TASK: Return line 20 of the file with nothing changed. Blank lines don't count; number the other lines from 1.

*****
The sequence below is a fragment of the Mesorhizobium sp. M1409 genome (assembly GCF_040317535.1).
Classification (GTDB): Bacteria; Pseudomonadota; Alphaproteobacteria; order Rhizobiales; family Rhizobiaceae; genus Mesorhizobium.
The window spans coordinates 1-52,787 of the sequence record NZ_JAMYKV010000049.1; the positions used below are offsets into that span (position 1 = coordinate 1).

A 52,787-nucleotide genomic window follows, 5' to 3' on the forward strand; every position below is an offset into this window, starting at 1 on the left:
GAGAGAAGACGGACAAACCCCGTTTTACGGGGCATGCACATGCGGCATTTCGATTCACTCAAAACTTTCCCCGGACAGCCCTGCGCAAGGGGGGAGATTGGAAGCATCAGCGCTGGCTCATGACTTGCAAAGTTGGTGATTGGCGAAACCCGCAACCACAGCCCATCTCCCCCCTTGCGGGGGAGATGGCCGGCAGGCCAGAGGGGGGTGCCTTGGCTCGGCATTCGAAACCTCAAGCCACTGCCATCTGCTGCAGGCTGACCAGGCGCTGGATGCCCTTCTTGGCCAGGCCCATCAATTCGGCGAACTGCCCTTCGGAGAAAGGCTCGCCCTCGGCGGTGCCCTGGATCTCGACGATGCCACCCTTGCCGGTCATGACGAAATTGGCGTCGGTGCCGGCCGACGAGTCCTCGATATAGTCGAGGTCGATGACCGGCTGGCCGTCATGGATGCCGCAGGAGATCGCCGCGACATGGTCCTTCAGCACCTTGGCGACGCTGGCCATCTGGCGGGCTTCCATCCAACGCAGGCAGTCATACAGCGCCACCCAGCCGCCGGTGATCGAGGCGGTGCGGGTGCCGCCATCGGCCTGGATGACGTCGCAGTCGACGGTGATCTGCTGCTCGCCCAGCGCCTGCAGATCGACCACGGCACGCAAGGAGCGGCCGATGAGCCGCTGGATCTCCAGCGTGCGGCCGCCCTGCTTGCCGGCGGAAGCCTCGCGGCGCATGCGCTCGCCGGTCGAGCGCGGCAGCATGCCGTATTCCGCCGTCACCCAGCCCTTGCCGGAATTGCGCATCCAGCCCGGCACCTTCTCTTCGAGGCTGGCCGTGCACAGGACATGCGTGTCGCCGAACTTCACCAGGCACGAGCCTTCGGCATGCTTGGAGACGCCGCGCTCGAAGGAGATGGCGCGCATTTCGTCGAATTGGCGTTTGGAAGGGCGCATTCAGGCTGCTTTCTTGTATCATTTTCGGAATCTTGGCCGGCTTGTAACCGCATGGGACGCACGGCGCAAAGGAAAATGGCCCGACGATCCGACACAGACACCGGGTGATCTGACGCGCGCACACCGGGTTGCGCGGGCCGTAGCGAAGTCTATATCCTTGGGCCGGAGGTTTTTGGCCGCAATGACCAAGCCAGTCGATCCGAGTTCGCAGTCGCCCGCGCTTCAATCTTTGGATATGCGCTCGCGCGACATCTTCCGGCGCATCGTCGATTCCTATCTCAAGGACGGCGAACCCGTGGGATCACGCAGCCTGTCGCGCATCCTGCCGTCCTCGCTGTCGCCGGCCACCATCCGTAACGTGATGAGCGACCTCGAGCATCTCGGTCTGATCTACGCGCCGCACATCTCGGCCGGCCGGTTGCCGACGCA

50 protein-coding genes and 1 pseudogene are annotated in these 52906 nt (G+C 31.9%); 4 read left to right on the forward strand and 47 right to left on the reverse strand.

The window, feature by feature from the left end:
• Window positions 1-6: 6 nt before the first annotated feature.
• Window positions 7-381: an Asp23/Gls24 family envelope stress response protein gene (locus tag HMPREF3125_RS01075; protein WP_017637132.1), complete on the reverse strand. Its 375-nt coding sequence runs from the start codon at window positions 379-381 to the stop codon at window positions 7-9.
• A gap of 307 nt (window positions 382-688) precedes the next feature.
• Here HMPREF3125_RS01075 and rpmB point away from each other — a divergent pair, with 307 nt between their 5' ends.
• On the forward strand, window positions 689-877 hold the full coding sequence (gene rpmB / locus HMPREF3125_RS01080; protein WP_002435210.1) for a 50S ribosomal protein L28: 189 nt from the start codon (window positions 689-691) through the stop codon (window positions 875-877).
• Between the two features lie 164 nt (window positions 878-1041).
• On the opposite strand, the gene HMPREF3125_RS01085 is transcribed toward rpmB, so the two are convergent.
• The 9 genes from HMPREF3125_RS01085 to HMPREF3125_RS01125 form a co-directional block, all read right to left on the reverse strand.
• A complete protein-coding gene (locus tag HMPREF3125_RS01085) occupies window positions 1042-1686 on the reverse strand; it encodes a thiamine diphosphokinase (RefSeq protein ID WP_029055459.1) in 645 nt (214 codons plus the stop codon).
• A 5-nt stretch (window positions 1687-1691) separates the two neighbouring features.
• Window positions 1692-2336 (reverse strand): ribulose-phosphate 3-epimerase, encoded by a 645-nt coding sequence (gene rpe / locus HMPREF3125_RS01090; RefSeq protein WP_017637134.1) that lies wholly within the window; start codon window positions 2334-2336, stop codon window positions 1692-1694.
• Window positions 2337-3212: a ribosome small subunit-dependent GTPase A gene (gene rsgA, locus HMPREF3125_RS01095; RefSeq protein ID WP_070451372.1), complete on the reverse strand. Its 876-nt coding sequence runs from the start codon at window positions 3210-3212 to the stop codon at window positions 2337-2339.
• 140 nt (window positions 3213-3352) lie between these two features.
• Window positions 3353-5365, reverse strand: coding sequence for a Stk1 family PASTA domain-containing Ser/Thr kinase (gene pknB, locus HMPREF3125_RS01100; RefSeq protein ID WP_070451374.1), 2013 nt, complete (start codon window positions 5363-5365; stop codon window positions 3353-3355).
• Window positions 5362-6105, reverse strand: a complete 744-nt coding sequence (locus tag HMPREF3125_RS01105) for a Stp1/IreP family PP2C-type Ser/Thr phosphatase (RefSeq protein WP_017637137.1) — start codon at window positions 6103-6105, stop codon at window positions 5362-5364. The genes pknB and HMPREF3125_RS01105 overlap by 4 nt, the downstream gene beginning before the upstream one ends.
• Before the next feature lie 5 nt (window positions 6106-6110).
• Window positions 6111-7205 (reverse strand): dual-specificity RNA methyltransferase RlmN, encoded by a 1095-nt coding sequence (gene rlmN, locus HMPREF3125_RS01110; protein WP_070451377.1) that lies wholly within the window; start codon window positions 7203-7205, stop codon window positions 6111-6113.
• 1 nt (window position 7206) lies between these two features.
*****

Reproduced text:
• 140 nt (window positions 3213-3352) lie between these two features.